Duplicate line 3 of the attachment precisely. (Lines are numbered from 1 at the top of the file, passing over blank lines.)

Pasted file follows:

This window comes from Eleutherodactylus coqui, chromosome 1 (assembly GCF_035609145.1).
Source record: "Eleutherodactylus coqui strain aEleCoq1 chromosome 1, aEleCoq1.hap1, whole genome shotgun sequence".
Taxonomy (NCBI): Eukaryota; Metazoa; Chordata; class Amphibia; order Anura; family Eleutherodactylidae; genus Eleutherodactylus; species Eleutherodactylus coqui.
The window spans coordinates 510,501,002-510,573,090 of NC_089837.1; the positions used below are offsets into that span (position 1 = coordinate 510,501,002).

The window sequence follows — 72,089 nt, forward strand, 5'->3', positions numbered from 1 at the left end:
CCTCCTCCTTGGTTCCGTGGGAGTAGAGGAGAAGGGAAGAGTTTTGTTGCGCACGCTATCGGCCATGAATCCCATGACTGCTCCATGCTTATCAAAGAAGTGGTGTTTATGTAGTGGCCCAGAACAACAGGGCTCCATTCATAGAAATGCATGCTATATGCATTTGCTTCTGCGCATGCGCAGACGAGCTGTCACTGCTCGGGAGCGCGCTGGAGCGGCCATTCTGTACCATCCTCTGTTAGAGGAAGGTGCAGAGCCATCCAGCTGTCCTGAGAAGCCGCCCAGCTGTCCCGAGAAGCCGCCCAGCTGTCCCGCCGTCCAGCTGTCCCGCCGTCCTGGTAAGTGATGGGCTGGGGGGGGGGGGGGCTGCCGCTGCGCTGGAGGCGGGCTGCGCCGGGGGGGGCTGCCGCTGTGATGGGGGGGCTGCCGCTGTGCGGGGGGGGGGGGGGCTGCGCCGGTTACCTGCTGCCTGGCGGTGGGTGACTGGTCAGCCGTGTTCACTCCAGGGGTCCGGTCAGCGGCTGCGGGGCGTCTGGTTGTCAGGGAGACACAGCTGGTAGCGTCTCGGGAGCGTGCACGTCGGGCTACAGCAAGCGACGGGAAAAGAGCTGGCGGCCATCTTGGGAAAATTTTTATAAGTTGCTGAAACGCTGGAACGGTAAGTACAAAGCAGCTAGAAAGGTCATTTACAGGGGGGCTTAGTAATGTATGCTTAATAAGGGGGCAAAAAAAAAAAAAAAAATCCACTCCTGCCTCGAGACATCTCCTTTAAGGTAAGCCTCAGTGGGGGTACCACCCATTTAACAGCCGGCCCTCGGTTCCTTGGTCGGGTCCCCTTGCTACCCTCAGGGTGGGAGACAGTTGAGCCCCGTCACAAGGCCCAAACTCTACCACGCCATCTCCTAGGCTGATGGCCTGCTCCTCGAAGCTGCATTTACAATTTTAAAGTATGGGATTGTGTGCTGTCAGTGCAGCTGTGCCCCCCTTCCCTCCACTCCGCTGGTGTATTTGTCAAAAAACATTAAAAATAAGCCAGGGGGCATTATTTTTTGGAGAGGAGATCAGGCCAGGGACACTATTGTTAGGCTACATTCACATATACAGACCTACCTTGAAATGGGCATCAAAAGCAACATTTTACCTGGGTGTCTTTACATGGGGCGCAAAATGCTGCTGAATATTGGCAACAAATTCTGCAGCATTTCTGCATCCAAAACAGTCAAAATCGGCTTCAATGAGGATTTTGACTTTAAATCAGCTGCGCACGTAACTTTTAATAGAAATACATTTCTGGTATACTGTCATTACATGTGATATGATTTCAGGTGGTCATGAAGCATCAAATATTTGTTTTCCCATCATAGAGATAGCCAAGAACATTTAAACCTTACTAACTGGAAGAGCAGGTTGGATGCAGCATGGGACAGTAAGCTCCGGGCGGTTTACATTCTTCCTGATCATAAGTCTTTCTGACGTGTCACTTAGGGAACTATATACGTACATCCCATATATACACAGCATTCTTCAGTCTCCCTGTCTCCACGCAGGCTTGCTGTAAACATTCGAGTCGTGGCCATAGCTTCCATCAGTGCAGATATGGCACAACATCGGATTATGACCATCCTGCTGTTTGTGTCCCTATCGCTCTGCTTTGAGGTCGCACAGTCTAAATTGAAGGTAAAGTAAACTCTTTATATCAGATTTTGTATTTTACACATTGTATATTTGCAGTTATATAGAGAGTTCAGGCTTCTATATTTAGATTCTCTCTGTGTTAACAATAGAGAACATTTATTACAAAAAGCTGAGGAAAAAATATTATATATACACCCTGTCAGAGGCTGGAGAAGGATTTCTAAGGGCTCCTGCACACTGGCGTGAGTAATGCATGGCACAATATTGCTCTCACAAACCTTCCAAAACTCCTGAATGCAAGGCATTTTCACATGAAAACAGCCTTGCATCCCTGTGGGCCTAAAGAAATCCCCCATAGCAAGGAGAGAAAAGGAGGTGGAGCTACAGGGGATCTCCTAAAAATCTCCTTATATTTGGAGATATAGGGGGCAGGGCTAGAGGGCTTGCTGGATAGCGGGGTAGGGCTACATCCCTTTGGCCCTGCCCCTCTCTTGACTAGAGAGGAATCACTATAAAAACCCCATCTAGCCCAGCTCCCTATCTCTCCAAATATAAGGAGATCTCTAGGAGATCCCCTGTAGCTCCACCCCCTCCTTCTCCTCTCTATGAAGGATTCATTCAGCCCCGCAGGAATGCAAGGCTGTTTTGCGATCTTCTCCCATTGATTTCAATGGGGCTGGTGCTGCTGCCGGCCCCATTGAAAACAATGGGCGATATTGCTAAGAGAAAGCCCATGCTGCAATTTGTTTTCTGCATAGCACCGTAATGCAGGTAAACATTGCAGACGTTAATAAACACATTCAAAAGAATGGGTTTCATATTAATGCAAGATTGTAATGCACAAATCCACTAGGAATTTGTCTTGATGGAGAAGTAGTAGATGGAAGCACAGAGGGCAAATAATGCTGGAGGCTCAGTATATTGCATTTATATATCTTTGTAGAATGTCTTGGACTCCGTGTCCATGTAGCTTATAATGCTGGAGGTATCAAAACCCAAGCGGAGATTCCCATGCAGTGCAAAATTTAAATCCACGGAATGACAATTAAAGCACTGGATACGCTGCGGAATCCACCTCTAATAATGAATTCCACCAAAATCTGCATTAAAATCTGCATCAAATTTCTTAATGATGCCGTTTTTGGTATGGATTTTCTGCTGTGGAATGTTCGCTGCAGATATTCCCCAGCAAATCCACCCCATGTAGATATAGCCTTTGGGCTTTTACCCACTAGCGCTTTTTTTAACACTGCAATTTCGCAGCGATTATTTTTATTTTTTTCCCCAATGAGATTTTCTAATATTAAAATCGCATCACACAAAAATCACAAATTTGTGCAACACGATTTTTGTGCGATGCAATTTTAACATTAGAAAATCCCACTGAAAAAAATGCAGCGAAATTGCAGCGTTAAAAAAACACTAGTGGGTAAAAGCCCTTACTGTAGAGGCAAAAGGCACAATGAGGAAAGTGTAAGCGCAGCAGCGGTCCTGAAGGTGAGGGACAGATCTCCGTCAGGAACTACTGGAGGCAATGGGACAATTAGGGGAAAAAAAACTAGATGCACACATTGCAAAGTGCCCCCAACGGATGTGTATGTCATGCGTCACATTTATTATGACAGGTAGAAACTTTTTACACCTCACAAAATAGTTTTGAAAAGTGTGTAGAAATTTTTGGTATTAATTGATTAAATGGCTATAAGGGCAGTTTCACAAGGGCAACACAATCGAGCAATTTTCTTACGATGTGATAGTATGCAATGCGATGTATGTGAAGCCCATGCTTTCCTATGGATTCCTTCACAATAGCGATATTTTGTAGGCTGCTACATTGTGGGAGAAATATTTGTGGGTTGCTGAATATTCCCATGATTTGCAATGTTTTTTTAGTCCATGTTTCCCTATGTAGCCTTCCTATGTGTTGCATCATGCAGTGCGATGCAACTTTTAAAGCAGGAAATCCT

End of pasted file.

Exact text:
Taxonomy (NCBI): Eukaryota; Metazoa; Chordata; class Amphibia; order Anura; family Eleutherodactylidae; genus Eleutherodactylus; species Eleutherodactylus coqui.